“In bringing these proposals forward the Department has sought to balance the need to provide a fair system that does not disadvantage the vulnerable, whilst seeking the means to address the growing costs of prescriptions in particular. The welcome addition of extra revenue would enable the Department to continue to develop vital health services for the public; for example, the pressing need to introduce a 24-hour thrombolysis service for people who suffer a stroke.
“I expect these proposals to generate a lively debate in our community and we saw the start of this in the recent SAVE public consultation. I would encourage as many individuals and organisations as possible to take part and submit their views. The Department will listen to feedback and, in due course, bring forward any finalised proposals to Tynwald.”
The Government’s SAVE scheme, which invited suggestions from the public on how to save £25 million over the next five years, saw numerous contributors suggest a review of the exemption criteria for prescriptions as well as a review of the level of contribution made by the public.
Contributions towards the costs of prescriptions, dental treatment and glasses were introduced in the early 1950s in the UK and the Isle of Man, shortly after the creation of the National Health Service, in order to help fund the rapid growth in costs.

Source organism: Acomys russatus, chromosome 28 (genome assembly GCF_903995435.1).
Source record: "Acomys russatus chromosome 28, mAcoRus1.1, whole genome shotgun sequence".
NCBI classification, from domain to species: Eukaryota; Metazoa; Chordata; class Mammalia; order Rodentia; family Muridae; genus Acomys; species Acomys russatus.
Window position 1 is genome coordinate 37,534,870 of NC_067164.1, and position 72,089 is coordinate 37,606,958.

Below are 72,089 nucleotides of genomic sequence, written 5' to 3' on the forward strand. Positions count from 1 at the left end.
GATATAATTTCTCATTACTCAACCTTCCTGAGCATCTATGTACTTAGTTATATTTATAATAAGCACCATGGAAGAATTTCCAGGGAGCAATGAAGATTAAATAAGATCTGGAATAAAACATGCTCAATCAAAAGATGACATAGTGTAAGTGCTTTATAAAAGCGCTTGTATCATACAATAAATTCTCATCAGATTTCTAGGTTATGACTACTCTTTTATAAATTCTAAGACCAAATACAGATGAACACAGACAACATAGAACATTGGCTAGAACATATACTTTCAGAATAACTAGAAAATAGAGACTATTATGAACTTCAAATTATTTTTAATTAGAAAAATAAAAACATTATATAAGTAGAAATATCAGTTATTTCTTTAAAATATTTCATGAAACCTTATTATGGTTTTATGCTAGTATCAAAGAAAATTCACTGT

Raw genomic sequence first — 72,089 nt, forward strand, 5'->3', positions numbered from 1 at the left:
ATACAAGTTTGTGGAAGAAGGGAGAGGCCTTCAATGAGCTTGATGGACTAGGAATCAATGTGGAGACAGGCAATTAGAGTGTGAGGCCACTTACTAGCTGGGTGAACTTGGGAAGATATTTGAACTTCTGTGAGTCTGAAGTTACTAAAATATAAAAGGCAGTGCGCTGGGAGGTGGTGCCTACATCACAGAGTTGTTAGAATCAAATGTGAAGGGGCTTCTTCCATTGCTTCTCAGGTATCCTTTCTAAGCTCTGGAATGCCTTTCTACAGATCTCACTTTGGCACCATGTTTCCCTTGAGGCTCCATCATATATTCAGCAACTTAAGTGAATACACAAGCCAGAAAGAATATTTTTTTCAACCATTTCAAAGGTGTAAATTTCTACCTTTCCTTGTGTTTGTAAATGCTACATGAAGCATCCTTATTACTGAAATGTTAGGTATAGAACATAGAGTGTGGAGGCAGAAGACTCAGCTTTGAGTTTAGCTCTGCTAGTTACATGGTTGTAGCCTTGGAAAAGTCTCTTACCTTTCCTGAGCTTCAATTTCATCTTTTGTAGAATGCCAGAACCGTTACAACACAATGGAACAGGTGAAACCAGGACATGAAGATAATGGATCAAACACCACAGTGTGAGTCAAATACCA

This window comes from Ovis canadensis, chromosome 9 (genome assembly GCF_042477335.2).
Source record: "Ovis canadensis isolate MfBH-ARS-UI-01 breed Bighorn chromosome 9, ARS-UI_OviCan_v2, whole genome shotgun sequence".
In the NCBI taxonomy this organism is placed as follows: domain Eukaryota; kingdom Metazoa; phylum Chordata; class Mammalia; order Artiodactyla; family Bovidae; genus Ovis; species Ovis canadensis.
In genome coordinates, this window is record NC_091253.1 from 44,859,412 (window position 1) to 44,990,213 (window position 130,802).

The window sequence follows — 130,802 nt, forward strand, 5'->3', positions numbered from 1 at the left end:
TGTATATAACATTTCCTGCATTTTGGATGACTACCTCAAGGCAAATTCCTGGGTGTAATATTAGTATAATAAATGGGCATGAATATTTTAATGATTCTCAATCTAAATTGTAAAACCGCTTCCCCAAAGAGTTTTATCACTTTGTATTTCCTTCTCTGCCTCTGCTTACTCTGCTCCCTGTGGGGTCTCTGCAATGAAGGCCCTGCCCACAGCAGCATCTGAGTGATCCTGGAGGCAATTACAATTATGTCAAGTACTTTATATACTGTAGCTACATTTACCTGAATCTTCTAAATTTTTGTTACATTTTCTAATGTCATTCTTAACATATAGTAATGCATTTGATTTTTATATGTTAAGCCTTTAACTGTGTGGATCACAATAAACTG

In the Isle of Man the level of contribution towards prescription costs have been, and are proposed to still be, well below those in England, where patients currently pay £8.60 per item. The increase would be the first rise since September 2010. Prescription pre-payment certificates would remain available and would continue to represent excellent value for money, meaning a patient can have all of their medicines for a maximum fee of £60 a year.
The level of contribution patients make towards their dental treatment has not been increased since 2015 and the proposed changes would bring fees into line with those in England.
In relation to sight tests, it may be that providers on-Island would offer discounted or free tests, as is often the case in England, where free sight tests were withdrawn in 1988.
More than £17 million was spent by Government on prescriptions in 2016/17, funding over 1.6 million items. Of these 90% were issued free of charge either because of exemptions or use of a pre-payment certificate. Less than £700,000 was recouped in fees.
The Minister concluded: “We are faced with significant challenges around improving the quality of our services whilst managing the pressures presented by an ageing population and increasing costs. However, our focus will remain on the continued delivery of the priorities set down in the DHSC’s five year strategy, which align with the policy statements within the Programme for Government.
“Our aim is to deliver value for money by paying attention to how we spend our funds, how we can reduce waste and how we can generate income, so that we can put as much money as possible into frontline services.”
The public consultation runs until 12 September and further information is available online at consult.gov.im.